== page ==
The Covid-19 checkpoint on Highway 1 has been relocated from Enterprise to the NWT/Alberta border.
The move took place on May 14.
The checkpoint had been set up since late March at Enterprise, about 82 km north of the border. It is the first NWT community that highway travellers enter when driving from Alberta.
Speaking on May 13, Ivan Russell, director of public safety with the Department of Municipal and Community Affairs (MACA), said the move had been under consideration for some time.
“This is primarily to address concerns that people had in wanting to access the area,” he said of the region south of Enterprise. “As the Emerging Wisely plan comes to implementation and many people want to get more outside and enjoy our lovely weather, there’s a great deal of interest in the cabins and campgrounds and falls in that area. So it’s allowing much easier access for residents to go to that area.”
Plus, he noted there was concern among some NWT residents that people from Alberta have been coming north and using the area.
Russell explained there were operational factors that had to be considered before the move to the border was made.
“It does add a three-hour roundtrip to anyone who may go and work at the border checkpoint,” he said, using the driving time for Hay River. “So we have to make sure that there’s accommodations available and all the supporting facilities like food, showers, washroom facilities and so on are available to anyone who’s working there.”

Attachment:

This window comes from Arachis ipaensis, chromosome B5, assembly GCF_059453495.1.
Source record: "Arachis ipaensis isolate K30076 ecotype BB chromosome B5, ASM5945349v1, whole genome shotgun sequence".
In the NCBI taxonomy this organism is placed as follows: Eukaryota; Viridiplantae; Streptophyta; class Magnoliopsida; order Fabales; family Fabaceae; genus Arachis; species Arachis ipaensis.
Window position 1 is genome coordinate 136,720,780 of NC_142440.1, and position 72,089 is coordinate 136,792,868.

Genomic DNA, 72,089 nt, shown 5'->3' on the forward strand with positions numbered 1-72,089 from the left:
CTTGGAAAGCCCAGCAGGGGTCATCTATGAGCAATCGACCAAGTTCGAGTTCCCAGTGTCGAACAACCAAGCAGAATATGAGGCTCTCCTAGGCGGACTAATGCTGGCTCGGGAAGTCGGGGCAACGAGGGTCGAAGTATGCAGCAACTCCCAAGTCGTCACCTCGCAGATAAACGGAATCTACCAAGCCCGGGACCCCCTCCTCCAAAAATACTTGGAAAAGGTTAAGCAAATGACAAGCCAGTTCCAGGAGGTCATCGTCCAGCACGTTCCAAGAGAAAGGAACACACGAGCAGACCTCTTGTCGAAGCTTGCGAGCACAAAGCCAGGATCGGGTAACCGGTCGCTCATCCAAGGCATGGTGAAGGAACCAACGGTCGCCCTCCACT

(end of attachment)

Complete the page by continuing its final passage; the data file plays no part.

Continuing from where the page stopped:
The MACA official noted the workers do 12-hour shifts.
“So after 12 hours, you can’t turn around and drive for an hour and a half,” he said. “So they must be accommodated at that location.”
The workers will be using a facility at the border that can accommodate six people.
The checkpoint, which will operate 24 hours a day, seven days a week, has been set up in front of the 60th Parallel Visitor Information Centre.
Vehicles travelling northward are directed off Highway 1 into the centre’s parking area, where they go through the checkpoint.
Travellers heading southward can drive right past the checkpoint, since they are then in Alberta and won’t be able to return to the NWT until meeting Covid-19 restrictions.
When it was in Enterprise, travellers heading southward had to go through the checkpoint. That was because some of them were not leaving the NWT, but were visiting places like Alexandra Falls.
Craig McMaster, the deputy mayor of the Hamlet of Enterprise, said he never heard any complaints from residents while the checkpoint was in their community.
“It’s better at the border,” he said, “but I think everybody in the community understood it was necessary to have it where we had it for as long as we had it.”
Still, McMaster said residents won’t miss the flashing lights in the community.
When the checkpoint was first established in Enterprise, MACA noted the location was more sustainable than the border and offered more support